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Mark W. Greenlee, Christoph Rothmayr, Oliver Baumann, Roland M. Rutschmann, Tor Endestad, Svein Magnussen; Dissociated pattern of neural correlates for verbal and non-verbal coding strategies in visual working memory. Journal of Vision 2007;7(9):850. doi: 10.1167/7.9.850.
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© ARVO (1962-2015); The Authors (2016-present)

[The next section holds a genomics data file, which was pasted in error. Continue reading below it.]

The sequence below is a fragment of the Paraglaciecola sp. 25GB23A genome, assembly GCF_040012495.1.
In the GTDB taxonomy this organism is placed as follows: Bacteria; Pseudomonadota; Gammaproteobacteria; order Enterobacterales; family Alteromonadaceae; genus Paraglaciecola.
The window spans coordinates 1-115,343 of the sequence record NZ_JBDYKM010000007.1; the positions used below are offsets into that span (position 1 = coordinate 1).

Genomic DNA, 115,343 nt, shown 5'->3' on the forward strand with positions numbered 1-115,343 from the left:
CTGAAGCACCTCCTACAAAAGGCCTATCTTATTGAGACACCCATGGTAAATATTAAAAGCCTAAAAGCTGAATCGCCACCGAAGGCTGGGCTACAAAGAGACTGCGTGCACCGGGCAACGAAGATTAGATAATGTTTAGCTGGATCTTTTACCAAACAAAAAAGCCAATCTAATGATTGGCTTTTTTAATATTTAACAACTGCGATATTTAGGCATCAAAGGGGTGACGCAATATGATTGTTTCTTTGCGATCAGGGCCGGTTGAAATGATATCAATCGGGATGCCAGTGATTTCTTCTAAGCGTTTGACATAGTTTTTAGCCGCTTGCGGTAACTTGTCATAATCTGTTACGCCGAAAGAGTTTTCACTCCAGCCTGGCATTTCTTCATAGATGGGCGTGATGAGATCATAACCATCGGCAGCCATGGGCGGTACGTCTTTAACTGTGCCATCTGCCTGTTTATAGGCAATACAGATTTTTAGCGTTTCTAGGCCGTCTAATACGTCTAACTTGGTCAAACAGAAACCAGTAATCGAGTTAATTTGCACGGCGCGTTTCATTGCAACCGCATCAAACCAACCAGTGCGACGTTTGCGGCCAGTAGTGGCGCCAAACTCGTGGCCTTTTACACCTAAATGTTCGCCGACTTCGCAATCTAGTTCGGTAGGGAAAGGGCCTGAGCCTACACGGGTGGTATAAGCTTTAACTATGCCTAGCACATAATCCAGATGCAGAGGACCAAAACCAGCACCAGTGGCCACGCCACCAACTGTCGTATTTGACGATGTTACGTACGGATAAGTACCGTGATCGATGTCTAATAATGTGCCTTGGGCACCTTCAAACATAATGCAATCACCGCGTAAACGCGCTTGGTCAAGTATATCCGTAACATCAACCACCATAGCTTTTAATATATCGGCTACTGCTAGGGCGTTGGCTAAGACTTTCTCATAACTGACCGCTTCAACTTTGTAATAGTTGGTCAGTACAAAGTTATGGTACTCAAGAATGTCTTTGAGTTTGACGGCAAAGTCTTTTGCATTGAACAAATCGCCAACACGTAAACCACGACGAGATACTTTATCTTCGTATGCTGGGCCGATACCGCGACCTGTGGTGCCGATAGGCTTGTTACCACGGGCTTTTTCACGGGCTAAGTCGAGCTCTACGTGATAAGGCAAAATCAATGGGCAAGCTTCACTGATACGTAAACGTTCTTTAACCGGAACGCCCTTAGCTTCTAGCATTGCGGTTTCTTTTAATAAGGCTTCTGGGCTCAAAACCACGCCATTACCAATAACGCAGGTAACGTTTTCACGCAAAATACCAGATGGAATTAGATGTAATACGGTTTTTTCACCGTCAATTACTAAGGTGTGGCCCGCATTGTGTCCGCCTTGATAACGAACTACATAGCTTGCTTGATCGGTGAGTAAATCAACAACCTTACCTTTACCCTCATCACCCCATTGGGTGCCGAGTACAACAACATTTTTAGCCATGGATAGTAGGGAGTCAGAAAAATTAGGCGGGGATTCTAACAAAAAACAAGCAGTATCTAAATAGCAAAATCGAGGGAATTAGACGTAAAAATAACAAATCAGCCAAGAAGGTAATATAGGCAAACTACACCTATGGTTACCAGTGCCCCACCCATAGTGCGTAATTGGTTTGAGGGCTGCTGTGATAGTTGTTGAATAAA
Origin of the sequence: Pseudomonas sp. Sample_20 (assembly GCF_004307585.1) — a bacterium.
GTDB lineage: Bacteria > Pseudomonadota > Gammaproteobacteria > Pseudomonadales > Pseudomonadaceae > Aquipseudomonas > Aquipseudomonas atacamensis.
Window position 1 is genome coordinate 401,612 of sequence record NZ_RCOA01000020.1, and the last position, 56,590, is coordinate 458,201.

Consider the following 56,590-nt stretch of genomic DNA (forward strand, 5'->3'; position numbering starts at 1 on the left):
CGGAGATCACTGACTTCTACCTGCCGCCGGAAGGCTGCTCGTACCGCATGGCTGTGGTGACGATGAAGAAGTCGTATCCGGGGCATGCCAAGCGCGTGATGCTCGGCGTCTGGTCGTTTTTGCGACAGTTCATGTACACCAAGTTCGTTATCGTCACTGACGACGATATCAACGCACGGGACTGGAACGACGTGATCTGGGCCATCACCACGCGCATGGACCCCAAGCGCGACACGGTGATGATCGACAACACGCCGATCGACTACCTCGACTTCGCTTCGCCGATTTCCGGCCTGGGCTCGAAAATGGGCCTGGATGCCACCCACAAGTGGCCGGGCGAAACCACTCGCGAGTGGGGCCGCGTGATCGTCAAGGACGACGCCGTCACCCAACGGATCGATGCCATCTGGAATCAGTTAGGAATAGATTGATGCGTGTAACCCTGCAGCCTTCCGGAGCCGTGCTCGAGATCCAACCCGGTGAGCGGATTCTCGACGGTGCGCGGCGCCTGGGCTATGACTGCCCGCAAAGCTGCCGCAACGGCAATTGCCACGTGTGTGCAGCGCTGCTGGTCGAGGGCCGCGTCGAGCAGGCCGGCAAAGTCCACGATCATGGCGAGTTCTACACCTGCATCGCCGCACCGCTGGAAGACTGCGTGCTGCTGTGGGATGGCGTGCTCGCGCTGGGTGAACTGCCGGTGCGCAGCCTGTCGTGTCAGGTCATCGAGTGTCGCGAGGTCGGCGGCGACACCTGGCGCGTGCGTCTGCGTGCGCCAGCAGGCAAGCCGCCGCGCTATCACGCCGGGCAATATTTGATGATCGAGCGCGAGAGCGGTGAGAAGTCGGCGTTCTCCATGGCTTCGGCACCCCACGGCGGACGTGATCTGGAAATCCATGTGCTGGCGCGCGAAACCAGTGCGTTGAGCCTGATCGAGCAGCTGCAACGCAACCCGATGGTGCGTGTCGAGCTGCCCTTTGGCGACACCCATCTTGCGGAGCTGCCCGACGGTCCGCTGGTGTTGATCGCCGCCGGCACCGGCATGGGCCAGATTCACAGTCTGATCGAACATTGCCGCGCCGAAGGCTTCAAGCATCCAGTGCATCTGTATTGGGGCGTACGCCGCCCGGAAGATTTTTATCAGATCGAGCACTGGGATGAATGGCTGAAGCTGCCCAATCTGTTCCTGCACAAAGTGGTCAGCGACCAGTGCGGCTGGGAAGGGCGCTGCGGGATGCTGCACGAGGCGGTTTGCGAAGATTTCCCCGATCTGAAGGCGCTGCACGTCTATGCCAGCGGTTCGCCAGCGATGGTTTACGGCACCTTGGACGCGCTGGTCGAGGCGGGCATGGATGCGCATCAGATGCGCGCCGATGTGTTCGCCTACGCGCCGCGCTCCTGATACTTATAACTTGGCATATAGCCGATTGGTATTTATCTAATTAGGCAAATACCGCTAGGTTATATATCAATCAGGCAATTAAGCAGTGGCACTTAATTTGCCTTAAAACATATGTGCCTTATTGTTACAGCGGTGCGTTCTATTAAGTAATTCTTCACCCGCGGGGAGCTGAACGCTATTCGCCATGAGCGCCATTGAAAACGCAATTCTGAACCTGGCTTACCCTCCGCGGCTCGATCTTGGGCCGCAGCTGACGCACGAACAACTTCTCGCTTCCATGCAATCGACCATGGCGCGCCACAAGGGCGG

Dorsolateral prefrontal cortex (DLPFC), parietal areas and extrastriate visual cortex have been identified as the neural correlates of visual working memory (WM). The involvement of DLPFC in the maintenance and/or manipulation of memory representations remains disputed, as is the issue of the cortical dissociation of verbal and non-verbal encoding strategies in WM, as well as how these processes depend on the delay period. We sought to explore the effect of explicit encoding strategies in a delayed discrimination task for grating orientation. Method: We used functional MRI in a 3-T head scanner to determine the neural correlates of the delayed discrimination of eccentrically presented Gabor stimuli differing in orientation. On each trial, subjects were cued to code the relative grating orientation either verbally (tilted left or right of vertical, covert speech) or non-verbally (visual discrimination between two oblique orientations) for short (2 s) or long (8 s) memory delay periods. They responded in a 2AFC whether the test and reference gratings had the same or different orientation. Results: Performance in the verbal encoding condition was significantly higher (p [[lt]] 0.01) and reaction times were lower (p [[lt]] 0.01) compared to the results of the non-verbal encoding condition. Blood-oxygen level dependent (BOLD) fMRI revealed significant activity bilaterally in prefrontal, anterior cingulate, posterior parietal, superior temporal and precuneus cortex. A random-effects analysis revealed that the right DLPFC was significantly more active in the non-verbal encoding condition for the long delay period, whereas the left superior temporal gyrus was more active in the verbal encoding condition for both short and long delays. Our results suggest that the coding strategy used by the subject has a significant effect on the resultant pattern of BOLD activation during delayed discrimination tasks requiring WM.
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